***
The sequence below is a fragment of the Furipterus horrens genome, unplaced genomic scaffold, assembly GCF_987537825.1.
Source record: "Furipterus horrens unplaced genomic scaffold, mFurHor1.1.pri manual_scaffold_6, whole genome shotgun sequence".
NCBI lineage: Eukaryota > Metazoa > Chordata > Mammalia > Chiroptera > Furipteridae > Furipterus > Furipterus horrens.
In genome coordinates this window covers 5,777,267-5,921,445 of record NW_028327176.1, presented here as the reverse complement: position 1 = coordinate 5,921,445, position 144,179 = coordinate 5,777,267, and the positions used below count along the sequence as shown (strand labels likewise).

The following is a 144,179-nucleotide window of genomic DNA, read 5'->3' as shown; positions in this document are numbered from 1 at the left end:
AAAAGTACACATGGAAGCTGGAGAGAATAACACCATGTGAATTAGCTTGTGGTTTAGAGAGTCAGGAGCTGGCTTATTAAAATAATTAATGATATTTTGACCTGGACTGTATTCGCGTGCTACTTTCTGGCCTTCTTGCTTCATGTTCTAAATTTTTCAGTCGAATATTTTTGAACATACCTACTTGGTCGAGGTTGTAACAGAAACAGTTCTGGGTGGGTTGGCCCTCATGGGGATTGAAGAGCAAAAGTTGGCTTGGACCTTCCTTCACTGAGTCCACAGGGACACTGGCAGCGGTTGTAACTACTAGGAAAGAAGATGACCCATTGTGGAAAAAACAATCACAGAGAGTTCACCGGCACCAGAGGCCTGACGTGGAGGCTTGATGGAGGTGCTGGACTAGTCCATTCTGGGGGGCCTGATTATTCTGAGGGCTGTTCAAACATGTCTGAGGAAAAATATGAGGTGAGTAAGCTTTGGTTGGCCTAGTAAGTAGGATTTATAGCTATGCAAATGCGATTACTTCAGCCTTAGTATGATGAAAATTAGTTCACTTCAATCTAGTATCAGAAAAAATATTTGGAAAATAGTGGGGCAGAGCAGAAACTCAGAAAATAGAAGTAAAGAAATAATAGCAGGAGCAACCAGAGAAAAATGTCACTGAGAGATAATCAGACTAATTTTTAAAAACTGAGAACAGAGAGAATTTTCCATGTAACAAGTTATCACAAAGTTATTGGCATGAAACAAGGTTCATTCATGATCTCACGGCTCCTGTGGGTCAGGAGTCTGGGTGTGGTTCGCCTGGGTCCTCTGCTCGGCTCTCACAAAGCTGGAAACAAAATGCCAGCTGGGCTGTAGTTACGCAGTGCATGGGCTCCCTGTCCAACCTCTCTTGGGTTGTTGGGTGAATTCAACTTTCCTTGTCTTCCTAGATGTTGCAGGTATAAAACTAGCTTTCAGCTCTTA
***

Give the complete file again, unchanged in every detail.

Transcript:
The sequence below is a fragment of the Furipterus horrens genome, unplaced genomic scaffold, assembly GCF_987537825.1.
Source record: "Furipterus horrens unplaced genomic scaffold, mFurHor1.1.pri manual_scaffold_6, whole genome shotgun sequence".
NCBI lineage: Eukaryota > Metazoa > Chordata > Mammalia > Chiroptera > Furipteridae > Furipterus > Furipterus horrens.
In genome coordinates this window covers 5,777,267-5,921,445 of record NW_028327176.1, presented here as the reverse complement: position 1 = coordinate 5,921,445, position 144,179 = coordinate 5,777,267, and the positions used below count along the sequence as shown (strand labels likewise).

The following is a 144,179-nucleotide window of genomic DNA, read 5'->3' as shown; positions in this document are numbered from 1 at the left end:
AAAAGTACACATGGAAGCTGGAGAGAATAACACCATGTGAATTAGCTTGTGGTTTAGAGAGTCAGGAGCTGGCTTATTAAAATAATTAATGATATTTTGACCTGGACTGTATTCGCGTGCTACTTTCTGGCCTTCTTGCTTCATGTTCTAAATTTTTCAGTCGAATATTTTTGAACATACCTACTTGGTCGAGGTTGTAACAGAAACAGTTCTGGGTGGGTTGGCCCTCATGGGGATTGAAGAGCAAAAGTTGGCTTGGACCTTCCTTCACTGAGTCCACAGGGACACTGGCAGCGGTTGTAACTACTAGGAAAGAAGATGACCCATTGTGGAAAAAACAATCACAGAGAGTTCACCGGCACCAGAGGCCTGACGTGGAGGCTTGATGGAGGTGCTGGACTAGTCCATTCTGGGGGGCCTGATTATTCTGAGGGCTGTTCAAACATGTCTGAGGAAAAATATGAGGTGAGTAAGCTTTGGTTGGCCTAGTAAGTAGGATTTATAGCTATGCAAATGCGATTACTTCAGCCTTAGTATGATGAAAATTAGTTCACTTCAATCTAGTATCAGAAAAAATATTTGGAAAATAGTGGGGCAGAGCAGAAACTCAGAAAATAGAAGTAAAGAAATAATAGCAGGAGCAACCAGAGAAAAATGTCACTGAGAGATAATCAGACTAATTTTTAAAAACTGAGAACAGAGAGAATTTTCCATGTAACAAGTTATCACAAAGTTATTGGCATGAAACAAGGTTCATTCATGATCTCACGGCTCCTGTGGGTCAGGAGTCTGGGTGTGGTTCGCCTGGGTCCTCTGCTCGGCTCTCACAAAGCTGGAAACAAAATGCCAGCTGGGCTGTAGTTACGCAGTGCATGGGCTCCCTGTCCAACCTCTCTTGGGTTGTTGGGTGAATTCAACTTTCCTTGTCTTCCTAGATGTTGCAGGTATAAAACTAGCTTTCAGCTCTTA